And if you didn’t follow our counsel, no biggie, but I bet you’ll start thinking about fall beers soon.
Regardless of which camp you fall into we took it upon ourselves to compile a handy, dandy guide of our favorites for Fall.
Oktoberfests/Marzen’s: It’s the style minds most likely drift to first as temperature begin to cool. According to Beer Advocate’s style guide they were traditionally brewed in the spring to be drank in the fall.
“Before refrigeration, it was nearly impossible to brew beer in the summer due to the hot weather and bacterial infections. Brewing ended with the coming of spring, and began again in the fall. Most were brewed in March (Märzen). These brews were kept in cold storage over the spring and summer months, or brewed at a higher gravity, so theyd keep. Märzenbier is full-bodied, rich, toasty, typically dark copper in color with a medium to high alcohol content.”
We like our Oktoberfest’s a little sweet with a mildly hoppy finish. Great Lakes’ Oktoberfest, Schlafly’s Oktoberfest and a hefty litre stein of Spaten’s Oktoberfestbier are among our favorites.pictured, Schlafly’s Dry Hopped Marzen
Pumpkin Beers: The only style that may be more Fall than the Oktoberfest, depending on who you ask. Southern Tier’s Pumking is a hands down favorite but there are so many to choose from; Dogfish Head Punkin, Schlafly Pumpkin and Heavy Seas Great’er Pumpkin (bourbon barrel aged pumpkin beer) just to name a few.
Porter: Baltic or American – it doesn’t matter – we love them all.
We celebrate everything Founders Porter this time of year. According to Karl:
“It’s far and away the most perfect porter in the world.”
And Andrew can’t stop praising Revolution’s Eugene Porter.
Incredible, malty, huge porter. And it’s local! Seriously, you cannot go wrong with this porter. Though, if you are looking for something…bigger…try the Hugene Porter. It’s an Imperial Porter sitting at about 10% ABV. This one is seriously a sipper.
Schwarzbier: Perfect for a slightly warmer than normal Fall day, the Schwarzbier – or black bier – drinks with the lightness of a lager but with the flavor profile of a porter.
Keep your eyes peeled for Sprecher’s Black Bavarian and don’t be afraid to slip into the Huettenbar in Lincoln Square for a Kostritzer or a Hirter.
Cider: It’s hard to beat a crisp cider in the fall but why not take it up a notch and try Vander Mill’s Totally Roasted? It’s a go-to for Andrew.
“The Totally Roasted is perfect for when the weather starts to turn – it’s packed full of pecans, vanilla and cinnamon. A great fall beer.”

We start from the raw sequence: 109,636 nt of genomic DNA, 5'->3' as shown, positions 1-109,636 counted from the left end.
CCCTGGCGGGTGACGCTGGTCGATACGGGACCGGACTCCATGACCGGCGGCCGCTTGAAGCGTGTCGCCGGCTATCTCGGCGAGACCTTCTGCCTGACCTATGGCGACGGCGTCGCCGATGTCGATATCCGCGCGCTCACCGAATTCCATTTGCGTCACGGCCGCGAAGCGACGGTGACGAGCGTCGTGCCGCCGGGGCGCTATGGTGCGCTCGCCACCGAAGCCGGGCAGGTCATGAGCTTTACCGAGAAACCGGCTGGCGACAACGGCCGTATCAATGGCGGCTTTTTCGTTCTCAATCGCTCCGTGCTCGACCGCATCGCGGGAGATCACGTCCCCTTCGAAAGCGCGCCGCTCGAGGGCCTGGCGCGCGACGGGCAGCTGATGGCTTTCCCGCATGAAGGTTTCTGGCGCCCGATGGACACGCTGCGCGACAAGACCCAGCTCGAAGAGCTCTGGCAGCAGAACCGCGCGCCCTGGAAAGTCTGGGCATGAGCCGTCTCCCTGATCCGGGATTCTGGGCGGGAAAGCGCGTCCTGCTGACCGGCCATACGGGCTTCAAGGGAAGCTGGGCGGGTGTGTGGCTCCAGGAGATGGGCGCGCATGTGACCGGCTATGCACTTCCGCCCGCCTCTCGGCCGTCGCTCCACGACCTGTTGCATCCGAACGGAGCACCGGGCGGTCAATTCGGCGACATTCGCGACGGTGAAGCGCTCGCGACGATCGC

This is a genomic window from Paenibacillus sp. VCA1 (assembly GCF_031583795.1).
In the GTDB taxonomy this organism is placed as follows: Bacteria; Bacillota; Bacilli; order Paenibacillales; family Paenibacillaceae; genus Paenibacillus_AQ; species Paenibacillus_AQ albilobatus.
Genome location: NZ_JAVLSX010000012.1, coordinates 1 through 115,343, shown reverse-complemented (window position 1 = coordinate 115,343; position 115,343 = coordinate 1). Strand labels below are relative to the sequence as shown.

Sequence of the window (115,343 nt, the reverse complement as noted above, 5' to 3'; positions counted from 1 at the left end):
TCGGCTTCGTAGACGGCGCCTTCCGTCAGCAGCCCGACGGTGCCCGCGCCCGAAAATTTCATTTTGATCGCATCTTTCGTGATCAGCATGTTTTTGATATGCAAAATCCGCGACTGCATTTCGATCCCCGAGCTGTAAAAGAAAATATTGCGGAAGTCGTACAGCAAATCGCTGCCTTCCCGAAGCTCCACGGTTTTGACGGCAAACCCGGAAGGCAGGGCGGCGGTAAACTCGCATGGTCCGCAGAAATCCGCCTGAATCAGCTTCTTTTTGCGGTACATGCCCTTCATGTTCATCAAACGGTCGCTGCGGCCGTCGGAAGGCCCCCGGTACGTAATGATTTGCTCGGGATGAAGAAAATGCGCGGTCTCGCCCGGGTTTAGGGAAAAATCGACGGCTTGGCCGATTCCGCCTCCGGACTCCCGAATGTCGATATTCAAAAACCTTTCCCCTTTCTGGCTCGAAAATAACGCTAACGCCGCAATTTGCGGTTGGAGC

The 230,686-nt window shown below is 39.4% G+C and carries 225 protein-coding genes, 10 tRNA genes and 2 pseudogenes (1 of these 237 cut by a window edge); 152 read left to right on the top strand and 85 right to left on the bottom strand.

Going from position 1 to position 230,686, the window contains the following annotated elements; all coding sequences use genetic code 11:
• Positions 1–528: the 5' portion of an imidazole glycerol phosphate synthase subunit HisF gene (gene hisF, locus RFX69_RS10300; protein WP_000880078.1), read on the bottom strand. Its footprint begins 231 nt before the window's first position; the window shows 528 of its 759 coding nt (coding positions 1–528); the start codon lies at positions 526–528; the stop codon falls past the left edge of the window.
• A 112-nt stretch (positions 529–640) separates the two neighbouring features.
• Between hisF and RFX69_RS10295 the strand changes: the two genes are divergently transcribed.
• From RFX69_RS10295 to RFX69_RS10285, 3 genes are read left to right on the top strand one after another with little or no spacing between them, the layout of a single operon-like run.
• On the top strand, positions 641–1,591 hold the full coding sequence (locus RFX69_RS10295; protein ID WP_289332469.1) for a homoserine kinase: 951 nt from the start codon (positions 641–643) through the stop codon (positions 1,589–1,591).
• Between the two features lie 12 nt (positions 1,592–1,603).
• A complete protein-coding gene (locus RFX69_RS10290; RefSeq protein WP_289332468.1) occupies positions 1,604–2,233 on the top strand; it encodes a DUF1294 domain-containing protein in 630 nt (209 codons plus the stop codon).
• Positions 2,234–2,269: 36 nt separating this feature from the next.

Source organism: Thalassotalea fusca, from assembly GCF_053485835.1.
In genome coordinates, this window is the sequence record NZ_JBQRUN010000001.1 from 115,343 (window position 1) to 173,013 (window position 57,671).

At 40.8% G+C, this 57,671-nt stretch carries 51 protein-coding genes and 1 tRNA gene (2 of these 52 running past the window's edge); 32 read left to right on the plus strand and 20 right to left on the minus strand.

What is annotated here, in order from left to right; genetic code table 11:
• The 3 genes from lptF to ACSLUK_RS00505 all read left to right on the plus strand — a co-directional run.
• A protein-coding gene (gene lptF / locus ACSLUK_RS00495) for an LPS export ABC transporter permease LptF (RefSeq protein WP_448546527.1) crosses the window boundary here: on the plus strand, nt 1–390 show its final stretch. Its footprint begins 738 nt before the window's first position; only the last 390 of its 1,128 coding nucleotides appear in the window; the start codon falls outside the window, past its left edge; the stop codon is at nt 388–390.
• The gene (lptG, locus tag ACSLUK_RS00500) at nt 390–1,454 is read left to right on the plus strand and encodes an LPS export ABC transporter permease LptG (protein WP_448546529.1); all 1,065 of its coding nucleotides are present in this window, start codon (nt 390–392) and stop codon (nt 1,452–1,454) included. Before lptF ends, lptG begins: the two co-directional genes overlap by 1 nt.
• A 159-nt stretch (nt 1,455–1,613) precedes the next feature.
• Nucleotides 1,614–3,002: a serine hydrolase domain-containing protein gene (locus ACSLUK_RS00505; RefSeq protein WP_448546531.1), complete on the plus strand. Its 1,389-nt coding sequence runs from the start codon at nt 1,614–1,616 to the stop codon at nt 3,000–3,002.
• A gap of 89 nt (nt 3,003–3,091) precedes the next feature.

Brown Ale: Sweet, malty, cozy and comforting; the Brown Ale may not be on top of many lists. In fact, we think this may be one of the most overlooked styles in any season.
Flossmoor Station’s Pullman Brown, brewed with maple syrup, is an all-star in our books.
If you like your browns a bit hoppy try Dogfish Head’s Indian Brown Ale or Sierra Nevada’s Tumbler. And if you prefer them a bit sweeter than Short’s Bellaire Brown and Big Sky’s Moose Drool will be right up your alley.
And while you can’t get this yet, Andrew suggests keeping Blue Nose’s Brown on your radar.
“It’s one of the best brown ales I’ve ever had. It tastes like Sunday afternoon football, without the sweat and shoulder pads.”
Scotch Ale: Overt notes of dark fruit and booze make the Scotch Ale, or Scottish Ale, perfect for a brisk fall evening.
Harvest Ales: No, we don’t mean Goose Island’s Harvest Ale – which is actually an ESB – we mean American IPA’s brewed with freshly harvested hops. They’re also known as Wet Hopped IPA’s.
Using fresh hops gives an already hoppy style an extra punch. Expect a sticky, more resin-y beer, with bold hop flavors.
Once the Wet Hopped IPA’s hit store shelves, we can’t snatch them up fast enough. Two Brothers Heavy Handed is brewed using different hops strains for each batch and is a mainstay in our fridges as is Founders Harvest Ale.
Port Brewing’s High Tide and Sierra Nevada Northern Hemisphere Harvest Wet Hop Ale receive honorable mention.
ESB: Extra Special Bitter or Extra Strong Bitter; despite its name usually isn’t all that bitter. Instead, the style showcases a mild sweetness, mild hops and a touch of fruity esters. Quite balanced.
There you have it, a not-at-all definite guide to Fall beers. But, it’s something to get you started as you stock your fridge in preparation for those crisp, cool days of Fall.